Successful Career Built on Solid Foundations

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In the late seventies, the University very nearly missed out on having Gerry Donnelly as a student at the Paisley Campus, because of his love of football. Neilston-born Gerry excelled at sports and athletics at school. He was in the Summer Cup winning team at Neilston Primary School. In secondary school, he was a mid-fielder for Gleniffer Thistle Club, and the Paisley and District team, where he had the distinction of playing at Love Street, St Mirren’s Paisley football stadium, against the Northern Ireland Under-16 Youth National Team.

When he left Eastwood High School in 1978, four higher education institutions offered him a place at university including Leeds University, and also the then Paisley College of Technology, now UWS.

Gerry Donnelly, BSc (Hons) Civil Engineering 1983 (photo credit: Tim Morozzo)

“Although an English club, I was a Leeds United fan, because half the Scottish National football team played for Leeds United,” he says, remembering Peter Lorimer, the legendary attacking midfielder from Dundee, and fellow Scottish National teammates Billy Bremner, Joe Jordan, Eddie Gray and Derek Parlane.

But fortunately, he paid the Paisley Campus a visit and was so impressed by the course on offer that it overcame his devotion to Leeds. He had been particularly gifted at maths at school, and while at Barrhead High School, which he attended before spending the final year of secondary at Eastwood, he seemed set for a career in accountancy. But a school careers adviser introduced him to Civil Engineering.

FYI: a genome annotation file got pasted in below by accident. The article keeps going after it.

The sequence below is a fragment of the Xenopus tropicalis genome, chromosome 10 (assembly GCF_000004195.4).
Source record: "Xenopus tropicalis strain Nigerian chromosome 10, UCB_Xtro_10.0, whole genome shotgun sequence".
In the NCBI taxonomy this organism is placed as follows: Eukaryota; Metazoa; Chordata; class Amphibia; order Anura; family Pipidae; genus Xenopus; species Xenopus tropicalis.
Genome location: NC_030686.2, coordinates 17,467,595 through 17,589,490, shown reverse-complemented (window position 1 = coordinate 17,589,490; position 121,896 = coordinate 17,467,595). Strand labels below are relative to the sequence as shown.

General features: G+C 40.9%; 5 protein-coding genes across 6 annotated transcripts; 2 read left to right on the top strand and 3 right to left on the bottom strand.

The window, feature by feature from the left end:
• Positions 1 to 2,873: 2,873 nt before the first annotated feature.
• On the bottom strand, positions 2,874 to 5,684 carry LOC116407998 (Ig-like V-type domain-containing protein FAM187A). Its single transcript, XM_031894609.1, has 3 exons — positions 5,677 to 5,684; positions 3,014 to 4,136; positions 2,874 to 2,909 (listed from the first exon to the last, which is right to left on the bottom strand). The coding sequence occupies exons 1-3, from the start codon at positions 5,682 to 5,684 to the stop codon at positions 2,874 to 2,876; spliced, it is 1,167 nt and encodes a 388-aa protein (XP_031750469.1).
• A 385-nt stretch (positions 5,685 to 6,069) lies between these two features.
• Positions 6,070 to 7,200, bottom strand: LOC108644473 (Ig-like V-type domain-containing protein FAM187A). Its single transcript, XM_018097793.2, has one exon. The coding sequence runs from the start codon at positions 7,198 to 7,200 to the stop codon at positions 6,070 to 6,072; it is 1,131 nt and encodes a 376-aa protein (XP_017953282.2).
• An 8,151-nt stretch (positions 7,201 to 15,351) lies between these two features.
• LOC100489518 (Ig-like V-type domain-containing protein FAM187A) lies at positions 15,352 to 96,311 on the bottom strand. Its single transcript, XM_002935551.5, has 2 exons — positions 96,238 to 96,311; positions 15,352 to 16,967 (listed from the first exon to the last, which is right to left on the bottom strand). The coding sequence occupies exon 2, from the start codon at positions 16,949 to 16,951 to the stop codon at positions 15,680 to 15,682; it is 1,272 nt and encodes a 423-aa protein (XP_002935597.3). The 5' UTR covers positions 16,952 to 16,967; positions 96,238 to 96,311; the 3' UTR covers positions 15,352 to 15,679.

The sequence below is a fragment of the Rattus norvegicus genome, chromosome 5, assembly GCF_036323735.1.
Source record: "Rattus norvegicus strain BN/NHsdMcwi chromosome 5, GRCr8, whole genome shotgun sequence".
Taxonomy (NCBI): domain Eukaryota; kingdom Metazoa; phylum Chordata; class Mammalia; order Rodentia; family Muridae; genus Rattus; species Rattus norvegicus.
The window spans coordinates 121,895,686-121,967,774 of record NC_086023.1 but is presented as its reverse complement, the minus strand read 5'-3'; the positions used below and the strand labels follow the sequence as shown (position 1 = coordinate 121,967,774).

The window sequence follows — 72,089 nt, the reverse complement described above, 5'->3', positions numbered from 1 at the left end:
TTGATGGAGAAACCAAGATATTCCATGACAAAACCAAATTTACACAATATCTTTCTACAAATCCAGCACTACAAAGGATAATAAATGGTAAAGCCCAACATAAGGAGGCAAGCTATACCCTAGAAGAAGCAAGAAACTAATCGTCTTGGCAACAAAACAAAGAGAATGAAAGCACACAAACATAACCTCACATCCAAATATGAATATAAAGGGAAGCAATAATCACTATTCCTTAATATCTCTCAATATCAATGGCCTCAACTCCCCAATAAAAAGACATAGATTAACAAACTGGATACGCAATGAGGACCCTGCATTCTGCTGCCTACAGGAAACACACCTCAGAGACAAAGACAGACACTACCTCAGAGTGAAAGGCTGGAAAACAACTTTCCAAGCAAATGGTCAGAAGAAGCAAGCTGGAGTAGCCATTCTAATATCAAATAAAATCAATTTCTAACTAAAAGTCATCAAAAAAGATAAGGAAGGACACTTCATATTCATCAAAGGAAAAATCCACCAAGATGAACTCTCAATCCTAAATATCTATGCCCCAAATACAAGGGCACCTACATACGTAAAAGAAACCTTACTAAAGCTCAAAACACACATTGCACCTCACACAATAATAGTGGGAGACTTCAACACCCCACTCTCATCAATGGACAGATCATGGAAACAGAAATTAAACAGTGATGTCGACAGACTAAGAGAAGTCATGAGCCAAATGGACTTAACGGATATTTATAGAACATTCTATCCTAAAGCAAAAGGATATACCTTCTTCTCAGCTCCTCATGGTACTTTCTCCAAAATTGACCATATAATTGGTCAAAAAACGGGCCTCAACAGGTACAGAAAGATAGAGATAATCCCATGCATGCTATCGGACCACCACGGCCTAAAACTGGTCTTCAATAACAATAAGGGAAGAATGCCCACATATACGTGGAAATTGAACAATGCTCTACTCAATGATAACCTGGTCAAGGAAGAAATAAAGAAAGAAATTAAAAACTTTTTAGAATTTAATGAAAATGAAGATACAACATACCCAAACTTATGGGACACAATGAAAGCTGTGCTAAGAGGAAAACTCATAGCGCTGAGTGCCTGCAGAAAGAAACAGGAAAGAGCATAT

“That was the right decision. If I’d become an accountant, I would have missed out on the great experience that civil engineering has afforded me.”

He was attracted to Paisley’s BSc (Hons) Civil Engineering, because the course was not only academic, but also highly technical and practical, giving it an edge over other universities’ degrees. And he found the sandwich programme of the course invaluable in incorporating work experience into the curriculum.

There was no stuffiness about the academic atmosphere, he recalls. The staff were always available and approachable and made learning enjoyable. During his course, he won a prestigious Eccles Scholarship for international travel, which he used to go to the States, launching his career in the company he remains with to this day – STV Incorporated.

During his degree course, he completed internships with a local construction contractor and with Strathclyde Region Sewer and Water Authority. The scholarship enabled him to undertake internships in 1981 and 1982 with the then Pennsylvania-based engineering and architectural firm STV/ Sanders & Thomas (now STV Incorporated), which then offered him a permanent post upon graduation in 1983.

“I believe the education and training I got at Paisley gave me a technical and practical application edge, when I began my career,” he says. “The high standard of engineering education I got was a significant foundation for my career. I started in the company’s structural engineering group and my structural ability gave me a distinct advantage.”

Gerry has been with the company for more than 30 years. He is now Executive Vice President of STV Energy Services, Inc., a new business unit which he was instrumental in developing from scratch, over 20 years ago, and which has become one of the company’s most rapidly growing groups.

“Without a doubt, my proudest moment was leading the energy services practice to the point of creating a separate division within STV,” Gerry says.

He manages a team of 230 engineers, designers, surveyors and environmental scientists, who offer design, permitting, project management and construction services to the petroleum, natural gas and electric transmission industries. He led the acquisition of the Denver-based firm GWD, prominent for its work in the natural gas sector in the Rocky Mountain region, spending 3 months in their Denver, Colorado headquarters to make sure the cultural differences of both companies were harmonised and integrated smoothly.